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The expression what was once old is new again certainly applies to Stamas Yachts. As the oldest family-owned boat company in the United States, it is credited with innovations that are industry standards today. Stamas pioneered the use of fiberglass in hulls and liners, developed self-bailing cockpits, added foam flotation and incorporated livewells into its designs. Its boats have always had a reputation for solid, quality construction and seaworthiness.
That tradition continues. Stamas still builds rugged fishing boats at its plant in Tarpon Springs, Florida, but it recently adopted a new marketing strategy. By selling though their factory showroom, located in St. Petersburg, Florida, a big discount can be passed on to buyers. The 317 Tarpon is the first model introduced under this program.
I almost gave a wolf whistle walking down the dock the day of my test. The 317’s Imron sapphire-blue hull was that striking and gave the boat a fresh, modern look. Several other hull colors are also available. The boat appeared to be much larger than its actual size, and the clean layout and roominess were noteworthy. So was the performance, as I soon discovered.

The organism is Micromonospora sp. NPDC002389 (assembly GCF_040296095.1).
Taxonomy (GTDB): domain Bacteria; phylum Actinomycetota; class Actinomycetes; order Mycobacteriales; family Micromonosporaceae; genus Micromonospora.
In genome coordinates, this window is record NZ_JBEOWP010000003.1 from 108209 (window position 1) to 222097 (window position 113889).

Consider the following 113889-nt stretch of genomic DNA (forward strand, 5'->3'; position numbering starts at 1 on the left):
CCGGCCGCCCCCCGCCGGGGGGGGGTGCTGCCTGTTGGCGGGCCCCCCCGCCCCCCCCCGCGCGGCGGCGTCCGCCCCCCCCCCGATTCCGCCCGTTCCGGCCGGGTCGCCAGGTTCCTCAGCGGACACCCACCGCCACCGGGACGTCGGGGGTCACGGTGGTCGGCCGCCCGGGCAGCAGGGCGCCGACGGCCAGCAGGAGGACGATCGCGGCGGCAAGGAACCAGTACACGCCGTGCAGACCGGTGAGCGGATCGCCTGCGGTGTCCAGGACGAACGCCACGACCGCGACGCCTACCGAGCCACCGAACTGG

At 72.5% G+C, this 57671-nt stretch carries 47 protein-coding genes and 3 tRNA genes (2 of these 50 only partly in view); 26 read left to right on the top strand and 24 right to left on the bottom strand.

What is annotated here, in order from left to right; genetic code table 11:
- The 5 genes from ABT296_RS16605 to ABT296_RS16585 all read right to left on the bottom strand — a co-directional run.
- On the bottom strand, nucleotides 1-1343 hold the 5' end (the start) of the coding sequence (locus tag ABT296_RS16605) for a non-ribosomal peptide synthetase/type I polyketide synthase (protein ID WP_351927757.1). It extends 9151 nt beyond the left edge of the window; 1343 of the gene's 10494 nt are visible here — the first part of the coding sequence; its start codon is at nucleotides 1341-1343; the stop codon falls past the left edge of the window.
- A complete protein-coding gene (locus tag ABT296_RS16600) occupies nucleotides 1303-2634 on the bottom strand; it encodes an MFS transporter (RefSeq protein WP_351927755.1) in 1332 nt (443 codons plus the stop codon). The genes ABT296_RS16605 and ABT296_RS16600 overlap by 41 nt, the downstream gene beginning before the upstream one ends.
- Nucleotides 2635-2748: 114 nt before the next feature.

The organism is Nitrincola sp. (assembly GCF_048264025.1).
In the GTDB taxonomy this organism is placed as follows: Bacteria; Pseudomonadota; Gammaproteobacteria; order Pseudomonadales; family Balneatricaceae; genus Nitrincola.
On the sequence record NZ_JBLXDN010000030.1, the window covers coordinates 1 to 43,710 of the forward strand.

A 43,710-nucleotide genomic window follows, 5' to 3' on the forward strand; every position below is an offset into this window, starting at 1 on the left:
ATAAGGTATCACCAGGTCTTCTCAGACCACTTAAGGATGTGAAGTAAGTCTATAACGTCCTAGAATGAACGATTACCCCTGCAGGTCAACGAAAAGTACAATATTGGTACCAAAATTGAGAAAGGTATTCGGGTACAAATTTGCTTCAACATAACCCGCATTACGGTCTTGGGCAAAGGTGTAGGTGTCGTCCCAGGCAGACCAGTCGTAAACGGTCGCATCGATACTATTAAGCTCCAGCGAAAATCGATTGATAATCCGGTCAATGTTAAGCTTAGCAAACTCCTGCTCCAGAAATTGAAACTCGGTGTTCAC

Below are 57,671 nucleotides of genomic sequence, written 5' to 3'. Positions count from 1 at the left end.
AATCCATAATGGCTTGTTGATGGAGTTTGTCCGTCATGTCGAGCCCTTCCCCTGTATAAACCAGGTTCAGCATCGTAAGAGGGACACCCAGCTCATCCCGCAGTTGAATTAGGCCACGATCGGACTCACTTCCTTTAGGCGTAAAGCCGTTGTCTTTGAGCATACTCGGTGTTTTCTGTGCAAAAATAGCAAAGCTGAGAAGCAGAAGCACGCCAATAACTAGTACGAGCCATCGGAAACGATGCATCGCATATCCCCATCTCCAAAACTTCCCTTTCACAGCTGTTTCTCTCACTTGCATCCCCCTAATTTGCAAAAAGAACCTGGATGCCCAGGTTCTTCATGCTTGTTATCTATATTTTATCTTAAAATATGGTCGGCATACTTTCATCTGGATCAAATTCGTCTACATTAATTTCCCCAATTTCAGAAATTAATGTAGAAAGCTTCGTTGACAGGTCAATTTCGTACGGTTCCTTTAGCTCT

Customer preference determines the engine choice: Our test boat came rigged with a pair of 250 hp Mercury Verados. Those four-stroke ponies produced a top speed of 50 miles per hour. A more economical cruising pace of 4,500 rpm pegged the GPS at 38.8 miles per hour, with a fuel burn of only 27.2 gallons per hour. The boat is responsive and easy to handle, appreciable traits for its size. The slightly rounded stern has a variable deadrise going from 18 to 20 degrees. This feature, combined with the aggressive bow entry, gives the Tarpon a soft, sure ride. We punched through passing boat wakes without hesitation. It’s always comforting to have that much glass under your feet when encountering rough conditions offshore.